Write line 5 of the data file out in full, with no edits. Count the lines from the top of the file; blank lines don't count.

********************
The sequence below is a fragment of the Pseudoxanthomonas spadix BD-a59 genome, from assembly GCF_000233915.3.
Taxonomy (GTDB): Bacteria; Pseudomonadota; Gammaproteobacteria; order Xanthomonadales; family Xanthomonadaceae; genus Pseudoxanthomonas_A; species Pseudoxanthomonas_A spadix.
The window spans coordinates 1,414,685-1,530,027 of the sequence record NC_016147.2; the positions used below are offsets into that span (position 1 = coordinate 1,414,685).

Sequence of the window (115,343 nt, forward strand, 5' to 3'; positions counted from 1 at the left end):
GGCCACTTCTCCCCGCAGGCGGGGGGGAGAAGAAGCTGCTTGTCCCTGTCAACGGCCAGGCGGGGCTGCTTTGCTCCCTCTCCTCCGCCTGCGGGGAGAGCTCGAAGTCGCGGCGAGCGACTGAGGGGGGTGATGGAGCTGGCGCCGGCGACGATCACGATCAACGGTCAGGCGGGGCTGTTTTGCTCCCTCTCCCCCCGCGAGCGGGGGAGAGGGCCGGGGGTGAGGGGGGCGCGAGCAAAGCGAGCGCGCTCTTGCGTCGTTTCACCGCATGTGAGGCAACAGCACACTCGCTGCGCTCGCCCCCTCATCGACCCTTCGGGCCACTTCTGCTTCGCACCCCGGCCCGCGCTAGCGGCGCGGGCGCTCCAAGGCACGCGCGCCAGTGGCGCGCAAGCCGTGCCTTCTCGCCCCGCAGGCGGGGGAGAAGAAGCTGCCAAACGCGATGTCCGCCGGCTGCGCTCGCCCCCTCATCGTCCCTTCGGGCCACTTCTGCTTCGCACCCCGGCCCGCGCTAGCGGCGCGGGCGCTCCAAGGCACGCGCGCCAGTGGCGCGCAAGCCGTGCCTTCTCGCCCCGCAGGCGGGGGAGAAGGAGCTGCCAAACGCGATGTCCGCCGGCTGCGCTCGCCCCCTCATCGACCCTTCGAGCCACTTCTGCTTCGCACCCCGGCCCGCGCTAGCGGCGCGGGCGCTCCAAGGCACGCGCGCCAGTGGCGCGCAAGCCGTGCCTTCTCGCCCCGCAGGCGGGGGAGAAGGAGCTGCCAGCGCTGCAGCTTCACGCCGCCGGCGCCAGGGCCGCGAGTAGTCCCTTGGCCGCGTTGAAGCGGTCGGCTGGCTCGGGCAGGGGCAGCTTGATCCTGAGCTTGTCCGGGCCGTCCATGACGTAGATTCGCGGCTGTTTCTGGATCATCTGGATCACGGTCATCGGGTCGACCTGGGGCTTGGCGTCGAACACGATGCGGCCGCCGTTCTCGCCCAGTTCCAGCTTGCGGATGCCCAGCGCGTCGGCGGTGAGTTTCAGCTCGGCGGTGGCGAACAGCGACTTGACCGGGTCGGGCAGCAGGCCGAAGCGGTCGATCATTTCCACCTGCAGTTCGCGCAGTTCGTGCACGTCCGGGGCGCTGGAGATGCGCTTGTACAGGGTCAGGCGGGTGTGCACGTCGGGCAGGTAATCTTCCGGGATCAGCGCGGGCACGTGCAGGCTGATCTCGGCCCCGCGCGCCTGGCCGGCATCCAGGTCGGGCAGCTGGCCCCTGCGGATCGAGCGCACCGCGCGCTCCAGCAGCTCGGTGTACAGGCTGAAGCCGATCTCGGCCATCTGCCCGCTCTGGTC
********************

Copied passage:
GGCCACTTCTCCCCGCAGGCGGGGGGGAGAAGAAGCTGCTTGTCCCTGTCAACGGCCAGGCGGGGCTGCTTTGCTCCCTCTCCTCCGCCTGCGGGGAGAGCTCGAAGTCGCGGCGAGCGACTGAGGGGGGTGATGGAGCTGGCGCCGGCGACGATCACGATCAACGGTCAGGCGGGGCTGTTTTGCTCCCTCTCCCCCCGCGAGCGGGGGAGAGGGCCGGGGGTGAGGGGGGCGCGAGCAAAGCGAGCGCGCTCTTGCGTCGTTTCACCGCATGTGAGGCAACAGCACACTCGCTGCGCTCGCCCCCTCATCGACCCTTCGGGCCACTTCTGCTTCGCACCCCGGCCCGCGCTAGCGGCGCGGGCGCTCCAAGGCACGCGCGCCAGTGGCGCGCAAGCCGTGCCTTCTCGCCCCGCAGGCGGGGGAGAAGAAGCTGCCAAACGCGATGTCCGCCGGCTGCGCTCGCCCCCTCATCGTCCCTTCGGGCCACTTCTGCTTCGCACCCCGGCCCGCGCTAGCGGCGCGGGCGCTCCAAGGCACGCGCGCCAGTGGCGCGCAAGCCGTGCCTTCTCGCCCCGCAGGCGGGGGAGAAGGAGCTGCCAAACGCGATGTCCGCCGGCTGCGCTCGCCCCCTCATCGACCCTTCGAGCCACTTCTGCTTCGCACCCCGGCCCGCGCTAGCGGCGCGGGCGCTCCAAGGCACGCGCGCCAGTGGCGCGCAAGCCGTGCCTTCTCGCCCCGCAGGCGGGGGAGAAGGAGCTGCCAGCGCTGCAGCTTCACGCCGCCGGCGCCAGGGCCGCGAGTAGTCCCTTGGCCGCGTTGAAGCGGTCGGCTGGCTCGGGCAGGGGCAGCTTGATCCTGAGCTTGTCCGGGCCGTCCATGACGTAGATTCGCGGCTGTTTCTGGATCATCTGGATCACGGTCATCGGGTCGACCTGGGGCTTGGCGTCGAACACGATGCGGCCGCCGTTCTCGCCCAGTTCCAGCTTGCGGATGCCCAGCGCGTCGGCGGTGAGTTTCAGCTCGGCGGTGGCGAACAGCGACTTGACCGGGTCGGGCAGCAGGCCGAAGCGGTCGATCATTTCCACCTGCAGTTCGCGCAGTTCGTGCACGTCCGGGGCGCTGGAGATGCGCTTGTACAGGGTCAGGCGGGTGTGCACGTCGGGCAGGTAATCTTCCGGGATCAGCGCGGGCACGTGCAGGCTGATCTCGGCCCCGCGCGCCTGGCCGGCATCCAGGTCGGGCAGCTGGCCCCTGCGGATCGAGCGCACCGCGCGCTCCAGCAGCTCGGTGTACAGGCTGAAGCCGATCTCGGCCATCTGCCCGCTCTGGTC